If you’re of the boomer generation, and looking for a new career, you could be getting the cold shoulder from employers. Your hair may be saying “under 40”, but recruiters put your resume in the geriatric-reject pile. If
you’re feeling symptoms of age discrimination, your resume could be working against you, making you seem out of date and one step from retirement. There are three reasons your resume may be keeping you out of
interviews. Your resume is due for an update if:
1. Your technology skills date you from the stone age
2. Your key industry words are decades old
3. Your resume format doesn’t follow current trends
Don’t despair if your resume is out of date. You can perform an extreme resume makeover by using the following tips.
1. Get current on your industry’s technology. Be aware that technology terms are often used as keywords to filter the best resumes from electronic databases. If your resume doesn’t have them, it may never be seen. Make sure your technology skills aren’t leaving you behind. Check job descriptions from various sources within your industry to see what technology skills employers are looking for. Determine what’s missing from your resume. Then decide what you need to learn or do in order to fill that technology gap. Adult education, college classes, or even online learning are all great ways to catch up.
2. Make sure your resume reflects current terminology. If you have just been adding to the same old resume over the years your early entries reflect outdated key words. Bring your resume up to date with the help of publications from your industry’s professional associations. If you don’t belong to any professional associations, you might be missing out on the latest industry-speak. Another good resource for current terminology is online job postings. Search job descriptions in your field for recurring key words. Learn to use the current terminology for your industry for optimum results.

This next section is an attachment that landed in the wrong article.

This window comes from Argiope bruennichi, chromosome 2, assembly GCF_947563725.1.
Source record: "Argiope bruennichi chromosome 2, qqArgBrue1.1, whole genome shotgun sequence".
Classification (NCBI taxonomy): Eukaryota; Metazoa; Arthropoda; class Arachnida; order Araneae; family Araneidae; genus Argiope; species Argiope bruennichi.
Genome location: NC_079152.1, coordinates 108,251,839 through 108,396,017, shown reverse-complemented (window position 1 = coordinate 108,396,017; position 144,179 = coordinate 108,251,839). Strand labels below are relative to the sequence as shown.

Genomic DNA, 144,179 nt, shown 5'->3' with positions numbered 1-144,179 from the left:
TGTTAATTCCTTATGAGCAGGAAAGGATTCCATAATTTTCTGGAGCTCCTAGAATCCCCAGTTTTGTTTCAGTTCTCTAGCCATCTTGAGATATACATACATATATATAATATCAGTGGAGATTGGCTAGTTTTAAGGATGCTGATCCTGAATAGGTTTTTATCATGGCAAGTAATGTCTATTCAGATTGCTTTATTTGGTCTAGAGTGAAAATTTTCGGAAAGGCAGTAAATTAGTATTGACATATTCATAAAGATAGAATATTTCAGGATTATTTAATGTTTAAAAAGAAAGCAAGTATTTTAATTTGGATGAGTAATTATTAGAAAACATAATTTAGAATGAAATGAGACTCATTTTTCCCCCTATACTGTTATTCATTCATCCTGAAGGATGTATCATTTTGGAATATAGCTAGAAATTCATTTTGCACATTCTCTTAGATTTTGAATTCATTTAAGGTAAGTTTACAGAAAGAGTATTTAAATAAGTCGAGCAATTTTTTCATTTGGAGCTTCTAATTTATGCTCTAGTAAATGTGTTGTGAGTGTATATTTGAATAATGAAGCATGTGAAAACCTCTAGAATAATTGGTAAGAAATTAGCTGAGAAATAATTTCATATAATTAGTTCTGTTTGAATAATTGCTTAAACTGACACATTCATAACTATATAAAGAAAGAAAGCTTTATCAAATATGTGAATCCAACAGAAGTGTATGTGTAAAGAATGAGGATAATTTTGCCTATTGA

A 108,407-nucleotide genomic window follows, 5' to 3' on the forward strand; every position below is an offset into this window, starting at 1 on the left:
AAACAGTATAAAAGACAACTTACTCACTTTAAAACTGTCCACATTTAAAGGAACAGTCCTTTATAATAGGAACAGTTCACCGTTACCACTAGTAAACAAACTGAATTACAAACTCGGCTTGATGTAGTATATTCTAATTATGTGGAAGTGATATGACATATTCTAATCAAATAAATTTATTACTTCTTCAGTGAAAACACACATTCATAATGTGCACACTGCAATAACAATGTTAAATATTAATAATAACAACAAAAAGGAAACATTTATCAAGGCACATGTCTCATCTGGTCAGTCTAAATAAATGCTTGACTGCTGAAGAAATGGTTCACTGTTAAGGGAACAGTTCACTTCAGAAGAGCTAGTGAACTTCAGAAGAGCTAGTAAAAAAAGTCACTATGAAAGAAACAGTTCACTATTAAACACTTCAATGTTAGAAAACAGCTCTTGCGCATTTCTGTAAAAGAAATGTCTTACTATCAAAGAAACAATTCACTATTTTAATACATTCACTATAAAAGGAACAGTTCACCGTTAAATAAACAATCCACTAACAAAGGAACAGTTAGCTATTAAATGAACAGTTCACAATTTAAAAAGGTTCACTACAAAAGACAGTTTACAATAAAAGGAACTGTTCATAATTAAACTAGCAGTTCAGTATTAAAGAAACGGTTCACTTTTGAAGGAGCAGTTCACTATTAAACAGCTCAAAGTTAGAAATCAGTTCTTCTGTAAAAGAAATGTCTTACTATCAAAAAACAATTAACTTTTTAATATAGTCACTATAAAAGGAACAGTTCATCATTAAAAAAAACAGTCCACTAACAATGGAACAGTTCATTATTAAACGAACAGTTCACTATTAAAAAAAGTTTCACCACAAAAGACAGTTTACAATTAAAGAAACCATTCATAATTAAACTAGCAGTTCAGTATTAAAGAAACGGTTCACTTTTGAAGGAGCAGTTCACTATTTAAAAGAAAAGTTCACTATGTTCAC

3. Make sure your resume reflects today’s trends in resume format and style. A decade back, the reverse-chronological format worked fine for you. But now that you have more experience, it may not be your best choice. The more advanced hybrid format will showcase your skills and expertise to your optimum advantage. With a hybrid resume, potential employers will form an impression of you based on your top accomplishments, not just your most recent job description.
Many of the old resume rules just don’t apply any more. For example:
* “Limit your resume to one page.” This idea went out with the advent of electronic resumes. Nothing is harder on the eyes than a trying to read a three-page resume squished onto one page.
* “Your resume should go back no more than ten years.” Don’t use an arbitrary number to determine how much to include on your resume. Ask yourself, “how far back does my work history relate to my current objective?”
* “One resume should handle everything.” Not so! For greater effectiveness adjust your resume to different functions or industries you’d like to explore.
Finally, make sure you use the correct electronic version. You’ll want to have (1) a standard Word format (for printouts and email attachments), and (2) a Plain Text version for “text only” online forms.
Give your resume an extreme makeover using these tips to let your experience work for you rather than against you. You’ll see increased requests for interviews leading to your best career opportunity ever.